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Choosing the best type of bifold door

Bifold doors, also known as folding doors, are those where panels concertina together when they open.
Bi-folding units can have doors that open inwards or outwards, and they can include a standard door at one end that can be used without folding the panels.
Bifold doors allow homeowners to flood interior spaces with natural light, making rooms feel much bigger. They also offer panoramic views and a smooth transition from inside to outside areas.
Bifold door systems can be a significant investment. With many manufacturers and options, finding the right bifold door system for your home or commercial property can be daunting.
Making the right choice can create a beautiful and practical addition to your home or office. Bi-fold doors can be fitted as part of a self-build scheme, a renovation project, or installation experts like Select Windows Systems.
To help you make the right decision, we have compiled a small guide on the basics of bi-fold windows. We hope you find it helpful in choosing the right bi-fold door system for you.

Bifold door material types

Three basic materials--timber, uPVC, and aluminium -- are used to construct bifold doors, and each has unique qualities.

Timber bifolds
Wood is the classic option for traditional buildings and period properties. Although timber is naturally the most thermally efficient, it is prone to a contraction in colder weather, which may cause draughts. We prefer hardwood for timber bi-folds as they are longer-lasting, need less maintenance and are less prone to warping than cheaper softwoods. Timber bifold doors will need regular painting or varnishing to maintain their appearance.
uPVC bifolds
Bifold doors manufactured from uPVC are similar in strength to timber. They may also warp in extreme weather and may expand and contract as the temperature shifts. While uPVC is a low-maintenance material, it can suffer slight colouration from the sun and is scratched relatively easily. Generally, uPVC is very low maintenance and needs cleaning once a year with warm, soapy water.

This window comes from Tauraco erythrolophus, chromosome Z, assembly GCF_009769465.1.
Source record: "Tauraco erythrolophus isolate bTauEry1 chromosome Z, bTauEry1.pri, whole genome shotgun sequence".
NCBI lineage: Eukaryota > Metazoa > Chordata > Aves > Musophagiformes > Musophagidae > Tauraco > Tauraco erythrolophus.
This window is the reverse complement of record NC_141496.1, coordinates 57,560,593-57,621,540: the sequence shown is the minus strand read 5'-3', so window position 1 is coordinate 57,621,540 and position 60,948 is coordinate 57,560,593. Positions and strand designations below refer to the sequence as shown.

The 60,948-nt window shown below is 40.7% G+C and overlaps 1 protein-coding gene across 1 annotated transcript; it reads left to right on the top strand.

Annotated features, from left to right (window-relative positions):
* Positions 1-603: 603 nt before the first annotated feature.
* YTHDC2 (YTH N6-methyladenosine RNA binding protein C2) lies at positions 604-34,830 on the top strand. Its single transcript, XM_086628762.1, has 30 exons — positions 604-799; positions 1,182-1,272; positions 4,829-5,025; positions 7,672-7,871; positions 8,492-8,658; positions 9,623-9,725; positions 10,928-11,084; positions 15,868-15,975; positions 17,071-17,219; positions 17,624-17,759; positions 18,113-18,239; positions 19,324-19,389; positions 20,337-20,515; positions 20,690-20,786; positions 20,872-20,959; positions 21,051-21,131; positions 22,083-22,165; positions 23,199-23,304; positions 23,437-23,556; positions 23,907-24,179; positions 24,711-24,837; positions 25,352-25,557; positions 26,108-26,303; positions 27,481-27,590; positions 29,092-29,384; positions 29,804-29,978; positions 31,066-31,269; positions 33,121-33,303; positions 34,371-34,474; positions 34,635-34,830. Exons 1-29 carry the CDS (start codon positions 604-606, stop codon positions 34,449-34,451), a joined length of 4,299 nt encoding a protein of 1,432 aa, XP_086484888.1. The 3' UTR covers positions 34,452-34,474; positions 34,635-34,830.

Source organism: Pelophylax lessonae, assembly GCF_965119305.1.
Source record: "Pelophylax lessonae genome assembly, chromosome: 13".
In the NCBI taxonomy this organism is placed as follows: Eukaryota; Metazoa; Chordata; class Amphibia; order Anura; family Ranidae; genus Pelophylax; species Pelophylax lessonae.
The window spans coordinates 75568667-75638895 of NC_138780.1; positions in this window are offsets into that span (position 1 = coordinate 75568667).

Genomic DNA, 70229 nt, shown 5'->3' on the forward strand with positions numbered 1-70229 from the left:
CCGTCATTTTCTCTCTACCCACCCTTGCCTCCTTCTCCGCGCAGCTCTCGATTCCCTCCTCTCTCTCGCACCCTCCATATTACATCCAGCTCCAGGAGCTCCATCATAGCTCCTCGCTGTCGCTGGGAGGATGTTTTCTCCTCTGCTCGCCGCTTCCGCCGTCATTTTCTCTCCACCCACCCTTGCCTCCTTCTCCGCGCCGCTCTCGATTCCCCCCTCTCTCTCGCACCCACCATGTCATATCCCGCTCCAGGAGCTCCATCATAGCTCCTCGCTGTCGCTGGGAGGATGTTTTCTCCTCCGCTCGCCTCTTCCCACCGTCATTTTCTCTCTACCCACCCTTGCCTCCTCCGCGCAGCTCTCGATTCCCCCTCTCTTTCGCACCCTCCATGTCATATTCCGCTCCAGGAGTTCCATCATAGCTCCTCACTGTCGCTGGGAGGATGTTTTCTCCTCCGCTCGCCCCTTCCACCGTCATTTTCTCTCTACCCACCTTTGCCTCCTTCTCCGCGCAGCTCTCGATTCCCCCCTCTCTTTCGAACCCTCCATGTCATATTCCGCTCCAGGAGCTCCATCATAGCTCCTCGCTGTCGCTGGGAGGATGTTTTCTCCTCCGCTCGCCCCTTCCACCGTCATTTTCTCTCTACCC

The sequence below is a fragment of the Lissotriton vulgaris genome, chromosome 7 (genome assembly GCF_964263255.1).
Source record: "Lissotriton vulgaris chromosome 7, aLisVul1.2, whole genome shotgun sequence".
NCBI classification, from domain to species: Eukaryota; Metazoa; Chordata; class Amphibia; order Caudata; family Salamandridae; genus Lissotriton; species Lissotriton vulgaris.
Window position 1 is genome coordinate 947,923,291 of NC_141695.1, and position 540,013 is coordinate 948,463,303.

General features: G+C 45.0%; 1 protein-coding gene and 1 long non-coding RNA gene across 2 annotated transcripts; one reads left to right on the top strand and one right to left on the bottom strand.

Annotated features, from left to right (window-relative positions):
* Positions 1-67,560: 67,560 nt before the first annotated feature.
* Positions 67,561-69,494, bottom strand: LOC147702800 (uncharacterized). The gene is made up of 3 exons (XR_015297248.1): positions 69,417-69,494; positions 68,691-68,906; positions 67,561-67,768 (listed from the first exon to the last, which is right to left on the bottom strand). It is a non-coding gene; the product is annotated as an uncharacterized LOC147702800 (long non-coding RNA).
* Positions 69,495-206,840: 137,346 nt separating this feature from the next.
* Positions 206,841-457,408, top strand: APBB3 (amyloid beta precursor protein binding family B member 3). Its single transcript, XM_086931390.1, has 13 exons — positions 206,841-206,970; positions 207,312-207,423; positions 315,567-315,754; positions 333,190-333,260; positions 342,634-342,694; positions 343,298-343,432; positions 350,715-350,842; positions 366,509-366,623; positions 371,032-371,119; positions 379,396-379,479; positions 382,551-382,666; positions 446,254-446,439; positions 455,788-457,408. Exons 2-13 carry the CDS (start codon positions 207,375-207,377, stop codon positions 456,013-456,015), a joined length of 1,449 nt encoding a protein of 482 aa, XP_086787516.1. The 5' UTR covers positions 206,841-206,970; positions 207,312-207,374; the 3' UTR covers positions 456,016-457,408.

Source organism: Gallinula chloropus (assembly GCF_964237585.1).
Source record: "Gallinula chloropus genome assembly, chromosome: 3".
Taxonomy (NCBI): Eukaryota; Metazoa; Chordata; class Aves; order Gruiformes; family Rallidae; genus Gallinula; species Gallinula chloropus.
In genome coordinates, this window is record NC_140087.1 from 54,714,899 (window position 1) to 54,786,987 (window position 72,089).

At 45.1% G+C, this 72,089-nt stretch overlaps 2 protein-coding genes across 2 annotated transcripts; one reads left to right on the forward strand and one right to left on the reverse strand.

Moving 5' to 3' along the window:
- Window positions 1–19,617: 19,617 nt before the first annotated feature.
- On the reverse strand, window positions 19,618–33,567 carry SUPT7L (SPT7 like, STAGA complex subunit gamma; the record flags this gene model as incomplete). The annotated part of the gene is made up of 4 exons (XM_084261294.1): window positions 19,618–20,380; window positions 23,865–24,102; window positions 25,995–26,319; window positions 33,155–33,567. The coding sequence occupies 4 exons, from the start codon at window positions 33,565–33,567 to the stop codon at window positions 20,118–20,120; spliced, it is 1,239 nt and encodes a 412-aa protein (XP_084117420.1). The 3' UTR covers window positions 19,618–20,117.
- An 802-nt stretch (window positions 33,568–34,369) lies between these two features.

Aluminium bifolds
Aluminium is the most robust material and less liable to flex or warp, accommodating larger panes of glass. Aluminium is also unlikely to expand or contract with temperature changes. Although it is not as good an insulator, heat loss can be reduced by including 'thermal breaks' in the cavities. Aluminium bifold doors use thinner frames. The process of powder coating can give a durable finish in almost any colour, and finishes can be matched to most traditional homes

Investing in quality bi-folds

Bifold doors are costly, and it can be tempting to cut corners to reduce the overall installation price. However, the design, manufacture and installation of bifold doors can greatly impact performance and durability. An inferior product could result in cold draughts, poor operational performance and lower security. After all, bifold doors will end up replacing a large wall area of your property with fitted panes of glass. Modern manufacturers must meet basic quality standards on security, insulation, glazing and performance, but many will exceed the basics and provide a better lasting product for customers.